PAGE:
Christmas is closing in on us.
Those of us who are Grinch’s are busy complaining about the traffic, the commercialism and all the money spent on gifts.
As a person who has been a believer for most of his life this shouldn’t be a struggle… but it is.
How can a believer not be kind in this season?
I could blame it on the commercialism of Christmas. We are constantly tempted to buy or charge what we think we need, all in the name of Christmas. We slave away for 11 months trying to pay off the Christmas debts because we can’t say “NO”. Christmas is no longer about the Savior; it is about the savings for things we really don’t need.
I could even blame it on Santa.
I could rant about the fact that people have lost the true meaning of what Christmas is all about. Christmas is not about the manger; it is about marketing and materialism. Christmas is not about God, is about gifts and getting. The little drummer boy now has to take his no hassles credit card and charge a brand new Peavy drum system. Why? Because his little drum is not enough for the baby Jesus.
But in truth, none of those excuses are valid as to why I struggle during this season of celebration.
I am short-sighted when it comes to being the example of Christ is the season of celebrating His existence. My focus is on me and my situation. Not in ways of getting gifts. In fact, I am not a fan of getting presents. It’s awkward for me and I am always uncomfortable with the process. I am good giving presents but I hate to receive.
I struggle during this season because I can overly focus on my time… my plans and my comfort. I could live without the decorations and I just want to stay home. I am good with ordering my gifts for others through Amazon.
I acknowledge that as a Believer, I need to be active and show kindness in this time of season. To be intentional with a very simple thing- a kind word.
The easiest thing to do is be kind.
As Paul wrote to the Ephesians and said,
“Be kind to one another, tender-hearted, forgiving each other, just as God in Christ also has forgiven you.”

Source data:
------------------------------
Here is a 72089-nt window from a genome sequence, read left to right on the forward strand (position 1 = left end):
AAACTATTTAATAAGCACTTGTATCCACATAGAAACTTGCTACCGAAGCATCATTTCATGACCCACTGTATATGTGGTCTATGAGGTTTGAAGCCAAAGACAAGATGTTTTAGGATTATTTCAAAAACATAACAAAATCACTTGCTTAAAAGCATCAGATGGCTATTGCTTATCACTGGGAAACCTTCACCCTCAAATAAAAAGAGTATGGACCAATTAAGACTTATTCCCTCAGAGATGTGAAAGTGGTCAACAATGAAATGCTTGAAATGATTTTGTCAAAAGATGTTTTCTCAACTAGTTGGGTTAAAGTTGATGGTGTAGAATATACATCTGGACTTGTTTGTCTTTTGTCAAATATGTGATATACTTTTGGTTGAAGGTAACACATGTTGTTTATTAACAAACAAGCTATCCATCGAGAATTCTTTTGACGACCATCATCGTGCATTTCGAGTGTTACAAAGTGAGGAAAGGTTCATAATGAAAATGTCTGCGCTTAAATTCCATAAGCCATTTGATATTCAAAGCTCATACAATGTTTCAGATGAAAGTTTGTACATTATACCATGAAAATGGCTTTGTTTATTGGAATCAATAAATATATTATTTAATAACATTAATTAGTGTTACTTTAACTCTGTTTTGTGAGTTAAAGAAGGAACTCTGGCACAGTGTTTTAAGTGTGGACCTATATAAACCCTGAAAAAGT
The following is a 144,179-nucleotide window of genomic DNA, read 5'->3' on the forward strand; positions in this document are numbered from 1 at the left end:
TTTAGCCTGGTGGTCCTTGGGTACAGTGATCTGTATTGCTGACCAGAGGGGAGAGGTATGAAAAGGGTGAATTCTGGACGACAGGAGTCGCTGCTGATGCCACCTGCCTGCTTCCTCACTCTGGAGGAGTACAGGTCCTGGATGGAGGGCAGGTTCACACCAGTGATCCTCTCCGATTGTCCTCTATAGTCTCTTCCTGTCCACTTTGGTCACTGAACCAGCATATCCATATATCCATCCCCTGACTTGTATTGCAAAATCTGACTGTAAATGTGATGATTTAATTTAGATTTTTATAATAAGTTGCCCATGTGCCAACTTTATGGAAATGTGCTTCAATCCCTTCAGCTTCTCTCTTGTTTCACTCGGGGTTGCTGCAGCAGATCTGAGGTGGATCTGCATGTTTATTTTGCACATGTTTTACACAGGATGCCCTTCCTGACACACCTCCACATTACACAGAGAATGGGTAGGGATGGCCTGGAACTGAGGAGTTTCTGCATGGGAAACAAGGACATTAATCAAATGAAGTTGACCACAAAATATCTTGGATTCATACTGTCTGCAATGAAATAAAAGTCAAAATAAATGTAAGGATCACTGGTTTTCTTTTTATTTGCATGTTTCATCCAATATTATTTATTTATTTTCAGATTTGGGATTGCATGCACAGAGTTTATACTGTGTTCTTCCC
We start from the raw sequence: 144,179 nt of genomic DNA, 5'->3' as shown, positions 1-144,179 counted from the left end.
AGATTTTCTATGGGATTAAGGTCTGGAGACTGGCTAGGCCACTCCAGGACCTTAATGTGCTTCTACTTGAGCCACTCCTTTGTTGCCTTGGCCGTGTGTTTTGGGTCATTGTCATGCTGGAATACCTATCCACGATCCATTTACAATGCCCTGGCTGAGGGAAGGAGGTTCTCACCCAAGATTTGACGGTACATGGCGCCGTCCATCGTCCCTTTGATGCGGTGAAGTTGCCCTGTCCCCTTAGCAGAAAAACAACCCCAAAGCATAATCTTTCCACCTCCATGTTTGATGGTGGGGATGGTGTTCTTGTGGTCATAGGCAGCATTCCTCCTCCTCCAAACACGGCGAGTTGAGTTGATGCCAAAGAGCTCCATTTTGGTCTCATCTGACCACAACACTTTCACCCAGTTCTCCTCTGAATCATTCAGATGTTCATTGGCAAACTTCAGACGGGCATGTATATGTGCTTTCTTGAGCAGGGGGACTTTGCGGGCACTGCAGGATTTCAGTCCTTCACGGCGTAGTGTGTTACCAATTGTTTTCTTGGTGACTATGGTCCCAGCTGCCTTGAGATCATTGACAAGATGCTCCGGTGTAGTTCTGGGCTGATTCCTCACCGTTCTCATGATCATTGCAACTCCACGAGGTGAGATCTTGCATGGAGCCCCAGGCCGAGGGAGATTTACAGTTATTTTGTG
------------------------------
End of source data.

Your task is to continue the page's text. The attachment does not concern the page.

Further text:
It means seeing others and speaking to their heart need: encouragement.
To be kind… looks like encouragement for the cashier as she frantically tries to check you out. It’s being aware of those around you and taking a moment to lift them up with a simple, but kind word. It’s about paying for the person behind you at McDonalds, letting someone in line ahead of you at the store, helping another with their bags, opening a door for a frazzled mom, sending a note of encouragement to someone you haven’t talked to in a while.
The list is endless, but it begins with these simple words from Jesus who gave us the formula for how to live in this season, in fact in every season, when he said,
“Give, and you will receive. Your gift (kindness) will return to you in full—pressed down, shaken together to make room for more, running over, and poured into your lap. The amount you give will determine the amount you get back.”
As I go into these last days, like everyone else, I try to remember the many people for whom this is not a joyous time of the year. With themes of joyous parties, happy families and generous giving surrounding us, those who struggle with depression, estranged family and/or economic survival are often forgotten. I don’t lift this up in order to compel feelings of guilt or to cast aspersions on folks who are living large during this time, but simply as a nod and a word to those who struggle with these times to say that you are loved.
- You are loved by people who you might not expect.
- You are loved by God.
And yes, I know that my words offered on a blog post will not heal your spirit, reconcile families or feed your body, but in this, I hope you know that there are many who show this love not only during the holidays or not only with words, but who are there for and with you when you need them. I don’t know where the words and actions will come for you, but I believe there are those people for all of us: it might be your neighbor who has invited you to join them for a meal, or maybe it’s that stranger sitting at the table next to you at the cafe with whom you share a brief conversations or when it is really bad, it’s that suicide-hotline that you never would have imagined that you would ever need.
Scripture is filled with admonitions to love others, to care for the needy and show the love of Christ as we live our lives.
So, while I wish those who are struggling all of the joy, peace, hope and love that I can muster, my greatest hope is that you know deep in your soul that you are not alone.
The greatest witness you can offer to the world you walk in each day is kindness.
The kindness that invites others to smile, give someone an encouraged heart, maybe a new hope.
Make it your goal, for the rest of this year, to look for at least one person in your day to whom you can give a kind word.
You never know… you might discover an exciting new way to share the love of Christ in this crazy world we live in and after all… tis the season.
Merry Christmas to everyone… even to those of us that struggle through it.